Frankie (above and at left) was one of 112 filth-covered chihuahuas rescued in July 2009 from Kenneth Lang, Jr.'s "House of Horrors" in Detroit, Michigan, where an additional 150+ chihuahuas were found dead.
The rescuers and clean-up teams had to wear hazmat outfits. Clean-up of garbage, feces, and urine amidst hundreds of hoarded broken computers and television sets, cost the city $37,000.
More dogs were being found still living amidst the filth and accumulation after days of hauling and searching. The house itself was found to be no longer habitable, was condemned, and slated for demolition; in April 2010 the bulldozers arrived to smash the fecally infused building into a pile.
Some of the dogs had been kept in tupperware containers without food or water. Many were emaciated or had already dehydrated or starved to death.
In the basement were banks of freezers in which Lang kept many of the dogs that hhhhad died. Hoarding of cats or dogs as well as trash is a commonly encountered disorder, but Lang added somethinng of a filip to the disorder by his inablity to part with animals even after they were dead.
Of the hundred-twelve survivors, Elaine Greene of the Dearborn Animal Shelter said many of these dogs were in the worst condition ever seen, and many might forever after be special needs animals. Some of them were exceedingly friendly despite the conditions they were kept in. Others were clearly traumatized and getting them to become tame and friendly would prove an ordeal.
The 56 year old man insisted he meant no harm and loved the chihuahuas.
He was allegedly mentally retarded, and more certainly suffered from a obsessive-compulsive disorder. By court order he was placed in a group home at an undisclosed location. Though he was given five years probation in a mental health program, and ordered to pay $60,000 restitution which would only partially cover demolition of the house and care of his animal victims, though it was unclear how he could ever pay for anything at all.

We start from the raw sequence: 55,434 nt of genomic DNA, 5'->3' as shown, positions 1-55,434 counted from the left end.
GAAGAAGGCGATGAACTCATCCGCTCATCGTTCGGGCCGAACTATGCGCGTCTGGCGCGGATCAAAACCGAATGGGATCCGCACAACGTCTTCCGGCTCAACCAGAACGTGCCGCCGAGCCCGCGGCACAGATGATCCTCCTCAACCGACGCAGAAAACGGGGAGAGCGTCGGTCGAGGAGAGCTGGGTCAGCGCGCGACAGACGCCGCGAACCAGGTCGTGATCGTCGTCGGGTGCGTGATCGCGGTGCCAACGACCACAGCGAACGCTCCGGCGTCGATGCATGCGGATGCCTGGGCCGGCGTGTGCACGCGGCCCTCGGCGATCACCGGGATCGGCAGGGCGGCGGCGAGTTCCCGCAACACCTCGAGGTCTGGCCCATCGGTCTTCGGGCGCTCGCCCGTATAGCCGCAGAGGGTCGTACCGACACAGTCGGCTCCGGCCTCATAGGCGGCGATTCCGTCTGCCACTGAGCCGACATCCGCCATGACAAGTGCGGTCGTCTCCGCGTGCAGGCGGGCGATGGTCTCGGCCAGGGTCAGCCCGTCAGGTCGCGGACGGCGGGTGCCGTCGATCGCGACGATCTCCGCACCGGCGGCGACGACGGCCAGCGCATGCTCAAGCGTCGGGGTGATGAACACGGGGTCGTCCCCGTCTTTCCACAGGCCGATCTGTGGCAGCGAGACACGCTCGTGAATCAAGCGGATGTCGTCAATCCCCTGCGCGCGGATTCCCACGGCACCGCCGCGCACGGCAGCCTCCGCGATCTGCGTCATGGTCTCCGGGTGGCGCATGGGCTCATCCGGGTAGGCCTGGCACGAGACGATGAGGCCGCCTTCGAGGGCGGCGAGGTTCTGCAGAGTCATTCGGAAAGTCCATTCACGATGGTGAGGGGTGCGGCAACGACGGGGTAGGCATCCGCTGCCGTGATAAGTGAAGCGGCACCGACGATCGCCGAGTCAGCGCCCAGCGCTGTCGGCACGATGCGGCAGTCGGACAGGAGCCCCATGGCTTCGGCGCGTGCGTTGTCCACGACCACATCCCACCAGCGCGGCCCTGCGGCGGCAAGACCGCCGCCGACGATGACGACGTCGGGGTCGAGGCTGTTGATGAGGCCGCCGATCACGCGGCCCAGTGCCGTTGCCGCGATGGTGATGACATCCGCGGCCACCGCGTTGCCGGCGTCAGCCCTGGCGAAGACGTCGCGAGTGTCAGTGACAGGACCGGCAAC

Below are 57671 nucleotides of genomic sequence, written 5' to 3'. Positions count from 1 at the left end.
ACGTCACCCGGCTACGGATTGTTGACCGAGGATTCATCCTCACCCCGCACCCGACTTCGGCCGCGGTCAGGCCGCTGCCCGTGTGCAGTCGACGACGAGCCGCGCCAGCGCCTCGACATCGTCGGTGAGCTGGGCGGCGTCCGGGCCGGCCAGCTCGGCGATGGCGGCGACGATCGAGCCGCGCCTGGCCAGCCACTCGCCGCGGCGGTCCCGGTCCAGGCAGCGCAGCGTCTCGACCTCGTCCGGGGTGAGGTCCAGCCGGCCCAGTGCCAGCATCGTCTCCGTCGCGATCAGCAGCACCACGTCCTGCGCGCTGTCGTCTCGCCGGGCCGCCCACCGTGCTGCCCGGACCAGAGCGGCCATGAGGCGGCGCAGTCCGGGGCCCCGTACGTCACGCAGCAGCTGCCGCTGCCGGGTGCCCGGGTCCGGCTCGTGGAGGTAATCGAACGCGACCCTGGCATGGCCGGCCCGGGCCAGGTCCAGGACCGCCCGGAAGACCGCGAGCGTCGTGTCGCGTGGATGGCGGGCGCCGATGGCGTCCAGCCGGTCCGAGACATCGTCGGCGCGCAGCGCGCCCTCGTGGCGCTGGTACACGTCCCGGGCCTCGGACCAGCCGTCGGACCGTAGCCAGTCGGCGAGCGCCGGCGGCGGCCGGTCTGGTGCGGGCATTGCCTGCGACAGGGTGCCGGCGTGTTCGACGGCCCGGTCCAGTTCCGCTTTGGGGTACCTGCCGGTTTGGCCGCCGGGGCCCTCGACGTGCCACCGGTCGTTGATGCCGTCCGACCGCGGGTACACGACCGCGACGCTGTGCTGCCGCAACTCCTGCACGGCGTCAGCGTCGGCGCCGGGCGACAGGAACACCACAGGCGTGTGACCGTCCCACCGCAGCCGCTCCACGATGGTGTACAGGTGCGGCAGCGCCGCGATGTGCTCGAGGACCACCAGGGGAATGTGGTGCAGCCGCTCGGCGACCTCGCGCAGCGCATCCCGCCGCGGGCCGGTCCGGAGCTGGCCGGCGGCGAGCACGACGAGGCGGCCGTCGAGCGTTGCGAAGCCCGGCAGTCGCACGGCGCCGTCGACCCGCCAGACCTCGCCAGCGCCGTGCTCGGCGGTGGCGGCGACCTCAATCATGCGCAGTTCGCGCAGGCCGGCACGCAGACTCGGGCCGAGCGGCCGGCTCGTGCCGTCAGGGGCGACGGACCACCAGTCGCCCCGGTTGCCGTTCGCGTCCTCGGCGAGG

Tempting though it is to imagine Lang was not responsible for his actions due to mental illness, it seems he was more than clever enough keeping the neighbors from learning of his endeavors, for he kept the outside front of his house tidy though never the inside, giving a sidewalk impression of normalcy.
And so that neighbors would not smell the feces and corpses, he'd duct-taped doors and window edges.
Mr. Lang had not been known to take any dog to any veterinarian since 2003. Wayne County Prosecutor Kym Worthy has said Lang's actions were deliberate. She said, "These dogs died from emaciation, poor nutrition, dehydration and severe puncture wounds, and there were signs of post-mortem cannibalization. Some of the dogs appeared to have been euthanized via an injection to their hearts."
Once the plight of the dogs was discovered, Lang was sent to a psychiatric hospital for evaluation, then placed in a group home where he could himself be cared for and have his chihuahua-hoarding OCD behavior held in check. Meanwhile, hundreds of people came forth eager to adopt chihuahua survivors, and the shelter was able to place most of the dogs in good homes.
The photos at right show two more survivors of the ordeal, with an inset of Lang at his trial. Early in 2010, it having been assessed by mental health professionals that he did know right from wrong and could stand trial for multiple acounts of abuse of animals, Lang was found guilty, placed on five years probation, with a court order to never again keep animals.
Nine months later, 95 of the dogs had been placed in homes, a few left over with continuing health and behavior issues. It was expected that eventually they would all be in good homes.
Some of these photos are by
Paul Sancya and Tammie Denski.